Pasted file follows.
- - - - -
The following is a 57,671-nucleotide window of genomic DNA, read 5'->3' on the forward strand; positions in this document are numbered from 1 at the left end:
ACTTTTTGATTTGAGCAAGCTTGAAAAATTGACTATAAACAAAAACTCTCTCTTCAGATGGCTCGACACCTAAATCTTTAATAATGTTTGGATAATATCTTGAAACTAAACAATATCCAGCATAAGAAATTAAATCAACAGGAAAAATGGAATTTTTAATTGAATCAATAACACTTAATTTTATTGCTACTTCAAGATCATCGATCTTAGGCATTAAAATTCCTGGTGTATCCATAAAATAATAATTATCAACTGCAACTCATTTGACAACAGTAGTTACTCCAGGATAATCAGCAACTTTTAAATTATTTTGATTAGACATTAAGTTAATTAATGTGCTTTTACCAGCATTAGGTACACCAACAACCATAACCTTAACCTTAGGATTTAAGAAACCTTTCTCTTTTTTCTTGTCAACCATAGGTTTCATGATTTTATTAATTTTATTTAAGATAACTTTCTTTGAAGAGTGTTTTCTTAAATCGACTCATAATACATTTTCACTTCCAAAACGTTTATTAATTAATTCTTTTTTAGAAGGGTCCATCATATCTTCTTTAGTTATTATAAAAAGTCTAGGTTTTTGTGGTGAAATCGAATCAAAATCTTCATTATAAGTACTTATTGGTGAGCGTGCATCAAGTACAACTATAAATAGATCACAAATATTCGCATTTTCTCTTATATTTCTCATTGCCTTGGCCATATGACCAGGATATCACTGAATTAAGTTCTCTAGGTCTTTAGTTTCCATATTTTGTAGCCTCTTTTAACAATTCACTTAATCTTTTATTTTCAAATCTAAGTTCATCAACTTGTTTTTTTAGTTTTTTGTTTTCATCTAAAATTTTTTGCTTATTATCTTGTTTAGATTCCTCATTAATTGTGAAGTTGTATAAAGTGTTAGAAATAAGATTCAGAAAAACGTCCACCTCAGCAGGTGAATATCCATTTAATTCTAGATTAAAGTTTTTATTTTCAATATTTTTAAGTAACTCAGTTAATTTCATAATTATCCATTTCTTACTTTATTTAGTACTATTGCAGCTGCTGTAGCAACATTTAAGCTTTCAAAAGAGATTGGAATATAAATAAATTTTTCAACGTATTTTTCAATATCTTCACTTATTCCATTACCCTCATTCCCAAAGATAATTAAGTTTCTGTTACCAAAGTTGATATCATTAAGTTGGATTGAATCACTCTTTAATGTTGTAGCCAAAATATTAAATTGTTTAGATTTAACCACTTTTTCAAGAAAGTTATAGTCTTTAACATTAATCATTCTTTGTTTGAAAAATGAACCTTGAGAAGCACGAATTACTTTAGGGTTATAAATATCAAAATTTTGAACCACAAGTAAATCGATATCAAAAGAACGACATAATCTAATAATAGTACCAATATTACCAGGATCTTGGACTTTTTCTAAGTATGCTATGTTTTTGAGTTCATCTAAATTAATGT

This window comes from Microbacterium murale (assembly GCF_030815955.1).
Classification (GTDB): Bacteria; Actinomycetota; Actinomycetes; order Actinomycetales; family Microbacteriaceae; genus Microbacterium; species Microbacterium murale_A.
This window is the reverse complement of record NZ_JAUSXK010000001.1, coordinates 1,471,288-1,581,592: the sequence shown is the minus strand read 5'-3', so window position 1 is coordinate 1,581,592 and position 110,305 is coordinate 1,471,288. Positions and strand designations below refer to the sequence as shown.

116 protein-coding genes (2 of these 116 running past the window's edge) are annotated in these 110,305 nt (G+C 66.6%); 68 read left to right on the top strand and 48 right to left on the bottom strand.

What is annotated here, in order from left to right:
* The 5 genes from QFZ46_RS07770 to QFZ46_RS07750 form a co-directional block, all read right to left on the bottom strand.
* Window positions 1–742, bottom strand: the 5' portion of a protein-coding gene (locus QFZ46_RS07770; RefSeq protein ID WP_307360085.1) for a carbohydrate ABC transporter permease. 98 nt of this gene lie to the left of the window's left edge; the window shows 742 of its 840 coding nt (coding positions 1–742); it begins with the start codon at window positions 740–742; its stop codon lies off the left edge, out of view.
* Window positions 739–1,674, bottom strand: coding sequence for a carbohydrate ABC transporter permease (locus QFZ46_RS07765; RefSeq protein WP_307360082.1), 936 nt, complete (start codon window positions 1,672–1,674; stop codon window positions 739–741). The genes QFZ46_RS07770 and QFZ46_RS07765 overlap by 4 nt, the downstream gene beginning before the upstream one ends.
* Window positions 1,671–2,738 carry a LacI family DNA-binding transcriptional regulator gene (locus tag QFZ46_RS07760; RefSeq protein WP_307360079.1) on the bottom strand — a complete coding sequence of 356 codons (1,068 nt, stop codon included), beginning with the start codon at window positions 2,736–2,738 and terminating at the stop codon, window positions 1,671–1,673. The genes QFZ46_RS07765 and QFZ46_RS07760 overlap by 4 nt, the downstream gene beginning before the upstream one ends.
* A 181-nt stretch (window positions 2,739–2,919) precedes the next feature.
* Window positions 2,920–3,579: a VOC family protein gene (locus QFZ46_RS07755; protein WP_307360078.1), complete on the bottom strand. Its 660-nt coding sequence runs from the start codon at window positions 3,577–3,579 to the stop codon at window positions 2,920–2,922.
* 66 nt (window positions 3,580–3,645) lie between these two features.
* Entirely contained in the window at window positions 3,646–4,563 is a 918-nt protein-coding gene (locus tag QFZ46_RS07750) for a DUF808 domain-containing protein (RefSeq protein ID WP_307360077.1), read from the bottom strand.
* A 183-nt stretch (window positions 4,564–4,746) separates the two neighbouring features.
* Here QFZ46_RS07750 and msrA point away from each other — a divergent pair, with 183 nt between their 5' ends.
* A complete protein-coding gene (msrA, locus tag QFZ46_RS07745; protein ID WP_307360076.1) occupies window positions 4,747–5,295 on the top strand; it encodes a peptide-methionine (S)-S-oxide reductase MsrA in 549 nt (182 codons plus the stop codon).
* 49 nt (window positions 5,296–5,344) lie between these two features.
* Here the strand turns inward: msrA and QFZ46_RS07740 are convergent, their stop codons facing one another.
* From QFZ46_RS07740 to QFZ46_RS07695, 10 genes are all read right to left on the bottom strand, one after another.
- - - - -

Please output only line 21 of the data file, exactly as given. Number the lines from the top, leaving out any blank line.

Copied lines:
* From QFZ46_RS07740 to QFZ46_RS07695, 10 genes are all read right to left on the bottom strand, one after another.